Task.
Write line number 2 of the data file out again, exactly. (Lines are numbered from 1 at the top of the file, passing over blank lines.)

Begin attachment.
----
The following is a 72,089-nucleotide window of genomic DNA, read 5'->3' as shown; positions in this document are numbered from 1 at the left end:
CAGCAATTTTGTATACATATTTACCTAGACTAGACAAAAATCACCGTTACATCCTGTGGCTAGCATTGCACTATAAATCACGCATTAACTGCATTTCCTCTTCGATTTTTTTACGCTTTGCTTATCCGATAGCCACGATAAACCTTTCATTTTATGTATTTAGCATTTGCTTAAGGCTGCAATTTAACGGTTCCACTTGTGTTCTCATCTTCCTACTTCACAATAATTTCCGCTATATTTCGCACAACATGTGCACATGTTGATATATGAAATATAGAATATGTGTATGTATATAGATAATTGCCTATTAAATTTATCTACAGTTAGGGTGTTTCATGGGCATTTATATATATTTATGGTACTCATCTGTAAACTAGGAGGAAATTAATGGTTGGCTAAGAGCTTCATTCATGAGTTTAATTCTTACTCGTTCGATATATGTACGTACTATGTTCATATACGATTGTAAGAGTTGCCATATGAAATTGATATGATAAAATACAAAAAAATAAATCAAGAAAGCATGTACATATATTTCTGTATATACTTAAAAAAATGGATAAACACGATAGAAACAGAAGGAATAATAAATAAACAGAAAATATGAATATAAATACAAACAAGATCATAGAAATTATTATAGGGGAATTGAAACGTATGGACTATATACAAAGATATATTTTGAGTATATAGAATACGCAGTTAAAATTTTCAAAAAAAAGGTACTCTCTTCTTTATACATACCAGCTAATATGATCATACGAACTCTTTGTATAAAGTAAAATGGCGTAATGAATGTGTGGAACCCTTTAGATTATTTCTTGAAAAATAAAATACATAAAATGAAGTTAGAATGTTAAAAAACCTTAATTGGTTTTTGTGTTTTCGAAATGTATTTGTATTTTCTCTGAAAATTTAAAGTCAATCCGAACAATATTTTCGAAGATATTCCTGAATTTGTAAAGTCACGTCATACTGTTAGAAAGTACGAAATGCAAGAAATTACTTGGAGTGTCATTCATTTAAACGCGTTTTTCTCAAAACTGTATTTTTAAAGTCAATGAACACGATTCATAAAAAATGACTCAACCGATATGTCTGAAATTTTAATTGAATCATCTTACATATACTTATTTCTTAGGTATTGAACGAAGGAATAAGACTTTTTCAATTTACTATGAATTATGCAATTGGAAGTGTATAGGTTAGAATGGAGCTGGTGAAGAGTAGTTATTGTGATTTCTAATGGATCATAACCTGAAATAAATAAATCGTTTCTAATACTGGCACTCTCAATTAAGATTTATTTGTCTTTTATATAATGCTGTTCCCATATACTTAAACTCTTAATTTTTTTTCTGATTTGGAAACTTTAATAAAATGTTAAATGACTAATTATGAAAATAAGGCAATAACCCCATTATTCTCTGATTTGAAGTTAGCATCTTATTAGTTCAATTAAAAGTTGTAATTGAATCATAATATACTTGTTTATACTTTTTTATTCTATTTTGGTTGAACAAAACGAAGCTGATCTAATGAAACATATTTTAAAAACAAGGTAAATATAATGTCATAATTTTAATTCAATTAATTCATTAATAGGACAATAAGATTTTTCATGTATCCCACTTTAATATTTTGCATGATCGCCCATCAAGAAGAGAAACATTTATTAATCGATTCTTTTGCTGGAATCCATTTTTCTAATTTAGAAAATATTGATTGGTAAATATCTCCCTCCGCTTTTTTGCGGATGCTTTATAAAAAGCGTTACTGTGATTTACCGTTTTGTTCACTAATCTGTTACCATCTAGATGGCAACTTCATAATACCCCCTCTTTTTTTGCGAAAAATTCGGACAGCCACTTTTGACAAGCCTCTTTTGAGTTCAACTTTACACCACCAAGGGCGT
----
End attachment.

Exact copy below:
CAGCAATTTTGTATACATATTTACCTAGACTAGACAAAAATCACCGTTACATCCTGTGGCTAGCATTGCACTATAAATCACGCATTAACTGCATTTCCTCTTCGATTTTTTTACGCTTTGCTTATCCGATAGCCACGATAAACCTTTCATTTTATGTATTTAGCATTTGCTTAAGGCTGCAATTTAACGGTTCCACTTGTGTTCTCATCTTCCTACTTCACAATAATTTCCGCTATATTTCGCACAACATGTGCACATGTTGATATATGAAATATAGAATATGTGTATGTATATAGATAATTGCCTATTAAATTTATCTACAGTTAGGGTGTTTCATGGGCATTTATATATATTTATGGTACTCATCTGTAAACTAGGAGGAAATTAATGGTTGGCTAAGAGCTTCATTCATGAGTTTAATTCTTACTCGTTCGATATATGTACGTACTATGTTCATATACGATTGTAAGAGTTGCCATATGAAATTGATATGATAAAATACAAAAAAATAAATCAAGAAAGCATGTACATATATTTCTGTATATACTTAAAAAAATGGATAAACACGATAGAAACAGAAGGAATAATAAATAAACAGAAAATATGAATATAAATACAAACAAGATCATAGAAATTATTATAGGGGAATTGAAACGTATGGACTATATACAAAGATATATTTTGAGTATATAGAATACGCAGTTAAAATTTTCAAAAAAAAGGTACTCTCTTCTTTATACATACCAGCTAATATGATCATACGAACTCTTTGTATAAAGTAAAATGGCGTAATGAATGTGTGGAACCCTTTAGATTATTTCTTGAAAAATAAAATACATAAAATGAAGTTAGAATGTTAAAAAACCTTAATTGGTTTTTGTGTTTTCGAAATGTATTTGTATTTTCTCTGAAAATTTAAAGTCAATCCGAACAATATTTTCGAAGATATTCCTGAATTTGTAAAGTCACGTCATACTGTTAGAAAGTACGAAATGCAAGAAATTACTTGGAGTGTCATTCATTTAAACGCGTTTTTCTCAAAACTGTATTTTTAAAGTCAATGAACACGATTCATAAAAAATGACTCAACCGATATGTCTGAAATTTTAATTGAATCATCTTACATATACTTATTTCTTAGGTATTGAACGAAGGAATAAGACTTTTTCAATTTACTATGAATTATGCAATTGGAAGTGTATAGGTTAGAATGGAGCTGGTGAAGAGTAGTTATTGTGATTTCTAATGGATCATAACCTGAAATAAATAAATCGTTTCTAATACTGGCACTCTCAATTAAGATTTATTTGTCTTTTATATAATGCTGTTCCCATATACTTAAACTCTTAATTTTTTTTCTGATTTGGAAACTTTAATAAAATGTTAAATGACTAATTATGAAAATAAGGCAATAACCCCATTATTCTCTGATTTGAAGTTAGCATCTTATTAGTTCAATTAAAAGTTGTAATTGAATCATAATATACTTGTTTATACTTTTTTATTCTATTTTGGTTGAACAAAACGAAGCTGATCTAATGAAACATATTTTAAAAACAAGGTAAATATAATGTCATAATTTTAATTCAATTAATTCATTAATAGGACAATAAGATTTTTCATGTATCCCACTTTAATATTTTGCATGATCGCCCATCAAGAAGAGAAACATTTATTAATCGATTCTTTTGCTGGAATCCATTTTTCTAATTTAGAAAATATTGATTGGTAAATATCTCCCTCCGCTTTTTTGCGGATGCTTTATAAAAAGCGTTACTGTGATTTACCGTTTTGTTCACTAATCTGTTACCATCTAGATGGCAACTTCATAATACCCCCTCTTTTTTTGCGAAAAATTCGGACAGCCACTTTTGACAAGCCTCTTTTGAGTTCAACTTTACACCACCAAGGGCGT